Microsoft's set-top box service MSN TV is fading to black in September
It will be shut down as focus turns to Xbox One
In a sign that the ’90s finally may be over, another vestige of the dotcom era is coming to an end Sept. 30 when Microsoft shuts down MSN TV.
The service, which was ahead of its time when it debuted, offered Internet access over television sets. Known as WebTV when it was founded by Steve Perlman as a Silicon Valley startup in 1996, it was purchased for $425 million by Microsoft the next year. The company announced the impending end for MSN TV in an email to subscribers and a posting on its website.
WebTV allowed browsing and email over TV sets with full-size wireless keyboards. It never really caught on with consumers, although Microsoft poured resources into it, creating a division dedicated to developing television-based products. Among those, according to Perlman’s bio at Rearden Companies, the incubator he founded after leaving WebTV in 1999, were “both of Microsoft’s TV distribution platforms, Cable TV Foundation and (Mediaroom) IPTV, and the Xbox360 hardware,” and the world’s first digital video recorder, the Dishplayer satellite receiver on Dish Network.
In ’99, Microsoft and Sega teamed to get WebTV on the Dreamcast game console, which led to the development of Windows CE, the operating system that formed the basis for the early iterations of the Xbox. The company rebranded WebTV to MSN TV in 2001 to integrate it with other products.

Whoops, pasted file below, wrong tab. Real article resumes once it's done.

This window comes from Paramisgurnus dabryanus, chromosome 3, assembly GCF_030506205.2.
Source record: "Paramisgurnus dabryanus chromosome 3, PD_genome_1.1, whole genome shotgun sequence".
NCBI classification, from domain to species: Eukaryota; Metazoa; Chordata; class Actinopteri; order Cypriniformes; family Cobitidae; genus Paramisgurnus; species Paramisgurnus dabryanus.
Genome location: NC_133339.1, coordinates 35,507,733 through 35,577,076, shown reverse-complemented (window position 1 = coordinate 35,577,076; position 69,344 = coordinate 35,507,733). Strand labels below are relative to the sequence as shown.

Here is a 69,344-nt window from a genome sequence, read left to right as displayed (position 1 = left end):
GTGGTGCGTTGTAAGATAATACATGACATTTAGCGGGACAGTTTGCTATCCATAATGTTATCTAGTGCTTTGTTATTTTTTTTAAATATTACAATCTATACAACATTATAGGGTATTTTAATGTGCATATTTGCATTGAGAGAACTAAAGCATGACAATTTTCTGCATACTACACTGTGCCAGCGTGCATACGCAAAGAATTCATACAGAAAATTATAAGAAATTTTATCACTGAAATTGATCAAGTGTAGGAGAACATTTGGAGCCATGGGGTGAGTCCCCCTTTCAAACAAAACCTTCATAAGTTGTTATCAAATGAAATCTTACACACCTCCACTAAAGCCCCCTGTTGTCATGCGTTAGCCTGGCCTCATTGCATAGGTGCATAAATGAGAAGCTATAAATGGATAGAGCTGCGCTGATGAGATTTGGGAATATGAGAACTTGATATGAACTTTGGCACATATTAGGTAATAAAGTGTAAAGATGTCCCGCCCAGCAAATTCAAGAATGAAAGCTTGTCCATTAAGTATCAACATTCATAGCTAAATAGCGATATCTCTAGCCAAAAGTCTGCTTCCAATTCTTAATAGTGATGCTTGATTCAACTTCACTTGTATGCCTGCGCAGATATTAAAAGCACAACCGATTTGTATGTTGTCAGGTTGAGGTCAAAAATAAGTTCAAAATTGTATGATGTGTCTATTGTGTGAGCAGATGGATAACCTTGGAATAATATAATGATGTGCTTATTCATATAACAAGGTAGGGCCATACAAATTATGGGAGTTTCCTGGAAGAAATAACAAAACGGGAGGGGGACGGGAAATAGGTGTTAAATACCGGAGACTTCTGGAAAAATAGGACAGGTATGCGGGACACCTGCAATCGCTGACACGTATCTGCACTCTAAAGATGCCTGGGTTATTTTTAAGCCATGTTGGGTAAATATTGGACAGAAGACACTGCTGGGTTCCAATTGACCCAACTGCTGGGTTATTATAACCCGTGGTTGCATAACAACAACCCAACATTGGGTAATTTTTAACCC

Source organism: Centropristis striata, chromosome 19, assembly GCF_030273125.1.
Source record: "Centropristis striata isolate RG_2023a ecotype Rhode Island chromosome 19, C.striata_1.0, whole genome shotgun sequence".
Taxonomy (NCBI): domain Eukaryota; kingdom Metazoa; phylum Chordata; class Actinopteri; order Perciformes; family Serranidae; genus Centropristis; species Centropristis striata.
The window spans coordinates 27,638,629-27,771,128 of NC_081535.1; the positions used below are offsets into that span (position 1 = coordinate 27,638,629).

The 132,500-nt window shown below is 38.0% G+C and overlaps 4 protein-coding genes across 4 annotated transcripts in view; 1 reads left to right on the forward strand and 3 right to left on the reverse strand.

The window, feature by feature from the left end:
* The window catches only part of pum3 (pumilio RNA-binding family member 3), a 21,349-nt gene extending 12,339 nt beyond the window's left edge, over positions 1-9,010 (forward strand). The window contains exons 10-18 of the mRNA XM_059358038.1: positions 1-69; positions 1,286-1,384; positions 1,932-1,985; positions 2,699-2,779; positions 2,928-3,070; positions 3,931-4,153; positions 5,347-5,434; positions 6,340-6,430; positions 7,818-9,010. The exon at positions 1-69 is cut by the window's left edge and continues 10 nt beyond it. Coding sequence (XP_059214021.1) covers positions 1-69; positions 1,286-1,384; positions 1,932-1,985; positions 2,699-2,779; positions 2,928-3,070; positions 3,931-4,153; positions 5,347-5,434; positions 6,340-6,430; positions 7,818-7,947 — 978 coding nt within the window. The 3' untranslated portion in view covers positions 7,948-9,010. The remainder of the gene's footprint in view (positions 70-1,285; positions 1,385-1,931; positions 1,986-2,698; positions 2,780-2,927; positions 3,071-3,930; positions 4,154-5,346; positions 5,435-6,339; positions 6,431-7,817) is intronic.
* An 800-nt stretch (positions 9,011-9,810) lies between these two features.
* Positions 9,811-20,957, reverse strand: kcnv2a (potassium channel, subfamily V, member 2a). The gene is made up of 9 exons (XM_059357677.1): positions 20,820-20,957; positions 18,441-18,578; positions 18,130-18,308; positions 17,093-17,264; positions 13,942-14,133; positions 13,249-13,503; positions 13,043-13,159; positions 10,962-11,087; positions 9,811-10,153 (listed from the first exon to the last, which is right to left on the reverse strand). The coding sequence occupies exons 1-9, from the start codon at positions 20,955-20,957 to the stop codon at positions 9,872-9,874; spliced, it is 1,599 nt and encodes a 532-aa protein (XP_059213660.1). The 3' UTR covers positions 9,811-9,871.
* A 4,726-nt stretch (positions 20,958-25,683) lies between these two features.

But with Microsoft’s focus turning toward the Xbox One, its controversial, take-over-all-your-home-entertainment-options console set to debut this fall, MSN TV has outlived its usefulness. In an FAQ posted on the MSN TV site, Microsoft said:
“WebTV (later called MSN TV) started in 1996 with the goal to bring new people ‘online’ and to give those already online an easy, hassle-free means of accessing the Internet from the comfort of their homes. Later, MSN TV 2 was released with vastly greater power and features. Since then, the Web has continued to evolve at a breathtaking pace, and there are many new ways to access the Internet. Accordingly, we have made the difficult decision to end the MSN TV service on September 30th, 2013. We are working with our customers to ensure the transition is as seamless as possible.”
Those who still use the service should save photos they care about, Microsoft said, by converting them to Shared Photos and copying them to SkyDrive (you can get more information here). It urged all users to upgrade to Outlook.com, formerly Hotmail; MSN TV email addresses will continue to be available through Outlook. The company will continue customer service for MSN TV accounts through Jan. 15, 2014, and technical questions can be answered here.